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Steel Fibre Reinforced Concrete Simulation with the SPH Method

dc.contributor.authorHušek, Martincs
dc.contributor.authorKala, Jiřícs
dc.contributor.authorKrál, Petrcs
dc.contributor.authorHokeš, Filipcs
dc.date.accessioned2018-12-07T11:55:30Z
dc.date.available2018-12-07T11:55:30Z
dc.date.issued2017-06-12cs
dc.identifier.citationIOP Conference Series: Materials Science and Engineering. 2017, vol. 245, issue 1, p. 1-10.en
dc.identifier.issn1757-899Xcs
dc.identifier.other146046cs
dc.identifier.urihttp://hdl.handle.net/11012/137176
dc.description.abstractSteel fibre reinforced concrete (SFRC) is very popular in many branches of civil engineering. Thanks to its increased ductility, it is able to resist various types of loading. When designing a structure, the mechanical behaviour of SFRC can be described by currently available material models (with equivalent material for example) and therefore no problems arise with numerical simulations. But in many scenarios, e.g. high speed loading, it would be a mistake to use such an equivalent material. Physical modelling of the steel fibres used in concrete is usually problematic, though. It is necessary to consider the fact that mesh-based methods are very unsuitable for high-speed simulations with regard to the issues that occur due to the effect of excessive mesh deformation. So-called meshfree methods are much more suitable for this purpose. The Smoothed Particle Hydrodynamics (SPH) method is currently the best choice, thanks to its advantages. However, a numerical defect known as tensile instability may appear when the SPH method is used. It causes the development of numerical (false) cracks, making simulations of ductile types of failure significantly more difficult to perform. The contribution therefore deals with the description of a procedure for avoiding this defect and successfully simulating the behaviour of SFRC with the SPH method. The essence of the problem lies in the choice of coordinates and the description of the integration domain derived from them – spatial (Eulerian kernel) or material coordinates (Lagrangian kernel). The contribution describes the behaviour of both formulations. Conclusions are drawn from the fundamental tasks, and the contribution additionally demonstrates the functionality of SFRC simulations. The random generation of steel fibres and their inclusion in simulations are also discussed. The functionality of the method is supported by the results of pressure test simulations which compare various levels of fibre reinforcement of SFRC specimens.en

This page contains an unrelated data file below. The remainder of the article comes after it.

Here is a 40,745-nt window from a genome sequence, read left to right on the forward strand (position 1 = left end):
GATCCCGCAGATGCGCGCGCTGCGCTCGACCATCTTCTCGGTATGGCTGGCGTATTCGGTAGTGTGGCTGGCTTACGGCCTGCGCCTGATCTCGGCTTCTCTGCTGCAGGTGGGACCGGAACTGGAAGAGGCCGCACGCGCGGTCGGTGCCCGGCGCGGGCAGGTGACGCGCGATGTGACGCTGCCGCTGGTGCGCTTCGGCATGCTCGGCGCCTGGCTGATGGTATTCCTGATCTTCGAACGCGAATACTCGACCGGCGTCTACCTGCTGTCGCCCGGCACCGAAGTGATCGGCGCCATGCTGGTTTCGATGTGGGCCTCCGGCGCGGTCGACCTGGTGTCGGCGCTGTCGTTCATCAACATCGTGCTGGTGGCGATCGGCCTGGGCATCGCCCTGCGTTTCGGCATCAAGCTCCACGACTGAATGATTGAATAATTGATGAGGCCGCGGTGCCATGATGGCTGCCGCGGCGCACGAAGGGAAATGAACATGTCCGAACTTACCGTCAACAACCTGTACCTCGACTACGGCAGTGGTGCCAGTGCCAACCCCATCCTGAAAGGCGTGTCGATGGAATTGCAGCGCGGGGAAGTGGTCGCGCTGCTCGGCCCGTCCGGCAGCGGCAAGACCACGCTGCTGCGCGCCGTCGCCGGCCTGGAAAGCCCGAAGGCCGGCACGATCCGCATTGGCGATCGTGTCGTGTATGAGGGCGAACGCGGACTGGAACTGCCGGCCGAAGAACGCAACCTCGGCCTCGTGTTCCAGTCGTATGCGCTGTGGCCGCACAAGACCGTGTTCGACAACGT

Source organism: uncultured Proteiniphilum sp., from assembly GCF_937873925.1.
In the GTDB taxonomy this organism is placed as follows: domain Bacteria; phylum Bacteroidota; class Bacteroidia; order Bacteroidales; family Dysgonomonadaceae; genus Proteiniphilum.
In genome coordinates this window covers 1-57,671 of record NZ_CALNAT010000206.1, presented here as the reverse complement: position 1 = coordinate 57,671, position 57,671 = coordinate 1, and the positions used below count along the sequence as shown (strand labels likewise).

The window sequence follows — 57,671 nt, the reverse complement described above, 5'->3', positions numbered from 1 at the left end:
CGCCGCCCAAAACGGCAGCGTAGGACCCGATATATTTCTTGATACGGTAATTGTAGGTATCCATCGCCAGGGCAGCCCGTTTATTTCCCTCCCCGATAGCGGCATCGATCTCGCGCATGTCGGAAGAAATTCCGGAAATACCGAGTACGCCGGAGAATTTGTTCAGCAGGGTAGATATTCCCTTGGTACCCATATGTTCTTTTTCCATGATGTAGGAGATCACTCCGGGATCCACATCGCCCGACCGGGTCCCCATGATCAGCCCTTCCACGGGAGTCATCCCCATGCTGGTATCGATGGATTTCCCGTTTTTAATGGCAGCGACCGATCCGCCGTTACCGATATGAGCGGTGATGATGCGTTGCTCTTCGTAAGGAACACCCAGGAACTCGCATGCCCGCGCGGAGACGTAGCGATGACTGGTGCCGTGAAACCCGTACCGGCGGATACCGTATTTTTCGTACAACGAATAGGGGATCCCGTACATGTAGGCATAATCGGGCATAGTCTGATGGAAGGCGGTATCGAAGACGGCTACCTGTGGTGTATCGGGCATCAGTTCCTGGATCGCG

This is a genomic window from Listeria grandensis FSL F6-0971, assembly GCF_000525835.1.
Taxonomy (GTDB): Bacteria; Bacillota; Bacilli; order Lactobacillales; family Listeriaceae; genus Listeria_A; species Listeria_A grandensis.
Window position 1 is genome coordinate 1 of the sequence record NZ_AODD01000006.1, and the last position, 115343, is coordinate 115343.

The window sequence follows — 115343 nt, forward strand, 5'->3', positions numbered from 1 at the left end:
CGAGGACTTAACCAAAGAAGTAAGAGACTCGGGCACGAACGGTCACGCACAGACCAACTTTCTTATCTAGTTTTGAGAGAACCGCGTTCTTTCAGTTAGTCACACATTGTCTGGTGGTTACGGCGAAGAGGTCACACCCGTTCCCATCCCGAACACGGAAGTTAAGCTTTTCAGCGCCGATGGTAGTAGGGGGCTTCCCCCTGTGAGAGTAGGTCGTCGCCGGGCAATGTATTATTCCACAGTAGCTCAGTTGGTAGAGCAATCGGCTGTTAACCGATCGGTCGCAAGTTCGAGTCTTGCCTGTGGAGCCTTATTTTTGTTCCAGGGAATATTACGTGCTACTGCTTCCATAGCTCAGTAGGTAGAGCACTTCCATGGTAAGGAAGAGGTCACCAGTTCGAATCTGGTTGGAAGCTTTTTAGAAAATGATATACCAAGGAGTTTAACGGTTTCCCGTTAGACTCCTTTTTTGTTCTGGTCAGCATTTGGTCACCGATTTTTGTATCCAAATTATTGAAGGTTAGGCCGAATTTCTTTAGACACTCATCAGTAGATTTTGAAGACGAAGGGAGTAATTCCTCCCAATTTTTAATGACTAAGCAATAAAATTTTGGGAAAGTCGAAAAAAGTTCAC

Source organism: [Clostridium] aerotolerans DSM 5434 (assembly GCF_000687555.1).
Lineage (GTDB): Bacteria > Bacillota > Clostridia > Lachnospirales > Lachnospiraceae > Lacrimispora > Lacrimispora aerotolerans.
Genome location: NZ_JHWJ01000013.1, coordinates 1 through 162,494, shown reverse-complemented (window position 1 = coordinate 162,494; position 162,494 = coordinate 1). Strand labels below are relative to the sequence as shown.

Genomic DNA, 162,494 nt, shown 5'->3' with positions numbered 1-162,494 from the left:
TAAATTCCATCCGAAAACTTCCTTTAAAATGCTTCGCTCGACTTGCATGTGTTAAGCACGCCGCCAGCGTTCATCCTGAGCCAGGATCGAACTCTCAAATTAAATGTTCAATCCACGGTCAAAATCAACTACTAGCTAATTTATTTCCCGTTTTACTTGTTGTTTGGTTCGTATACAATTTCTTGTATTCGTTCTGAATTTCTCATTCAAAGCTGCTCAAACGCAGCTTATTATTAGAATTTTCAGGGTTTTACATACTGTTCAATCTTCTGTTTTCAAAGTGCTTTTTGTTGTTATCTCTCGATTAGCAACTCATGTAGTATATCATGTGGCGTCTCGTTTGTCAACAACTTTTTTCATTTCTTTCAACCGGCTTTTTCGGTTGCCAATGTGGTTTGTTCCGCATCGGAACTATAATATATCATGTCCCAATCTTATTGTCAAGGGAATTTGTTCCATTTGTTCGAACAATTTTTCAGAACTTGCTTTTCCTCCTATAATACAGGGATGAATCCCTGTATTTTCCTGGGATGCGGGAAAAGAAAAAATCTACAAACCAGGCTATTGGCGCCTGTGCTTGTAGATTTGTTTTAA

dc.description.abstractSteel fibre reinforced concrete (SFRC) is very popular in many branches of civil engineering. Thanks to its increased ductility, it is able to resist various types of loading. When designing a structure, the mechanical behaviour of SFRC can be described by currently available material models (with equivalent material for example) and therefore no problems arise with numerical simulations. But in many scenarios, e.g. high speed loading, it would be a mistake to use such an equivalent material. Physical modelling of the steel fibres used in concrete is usually problematic, though. It is necessary to consider the fact that mesh-based methods are very unsuitable for high-speed simulations with regard to the issues that occur due to the effect of excessive mesh deformation. So-called meshfree methods are much more suitable for this purpose. The Smoothed Particle Hydrodynamics (SPH) method is currently the best choice, thanks to its advantages. However, a numerical defect known as tensile instability may appear when the SPH method is used. It causes the development of numerical (false) cracks, making simulations of ductile types of failure significantly more difficult to perform. The contribution therefore deals with the description of a procedure for avoiding this defect and successfully simulating the behaviour of SFRC with the SPH method. The essence of the problem lies in the choice of coordinates and the description of the integration domain derived from them – spatial (Eulerian kernel) or material coordinates (Lagrangian kernel). The contribution describes the behaviour of both formulations. Conclusions are drawn from the fundamental tasks, and the contribution additionally demonstrates the functionality of SFRC simulations. The random generation of steel fibres and their inclusion in simulations are also discussed. The functionality of the method is supported by the results of pressure test simulations which compare various levels of fibre reinforcement of SFRC specimens.cs
dc.formattextcs
dc.format.extent1-10cs
dc.format.mimetypeapplication/pdfcs
dc.language.isoencs
dc.publisherIOP Publishingcs
dc.relation.ispartofIOP Conference Series: Materials Science and Engineeringcs
dc.relation.urihttp://iopscience.iop.org/article/10.1088/1757-899X/245/3/032070cs
dc.rightsCreative Commons Attribution 3.0 Unportedcs
dc.rights.urihttp://creativecommons.org/licenses/by/3.0/cs
dc.subjectSPH Methoden
dc.subjectstell fibre reinforced concreteen
dc.subjectcivil engineeringen
dc.subjectSPH Method
dc.subjectstell fibre reinforced concrete
dc.subjectcivil engineering
dc.titleSteel Fibre Reinforced Concrete Simulation with the SPH Methoden
dc.title.alternativeSteel Fibre Reinforced Concrete Simulation with the SPH Methodcs
thesis.grantorVysoké učení technické v Brně. Fakulta stavební. Ústav stavební mechanikycs
sync.item.dbidVAV-146046en
sync.item.dbtypeVAVen
sync.item.insts2019.08.08 16:54:54en
sync.item.modts2019.08.08 16:12:35en
dc.coverage.issue1cs
dc.coverage.volume245cs
dc.identifier.doi10.1088/1757-899X/245/3/032070cs
dc.rights.accessopenAccesscs
dc.rights.sherpahttp://www.sherpa.ac.uk/romeo/issn/1757-899X/cs
dc.type.driverconferenceObjecten
dc.type.statusPeer-revieweden
dc.type.versionpublishedVersionen


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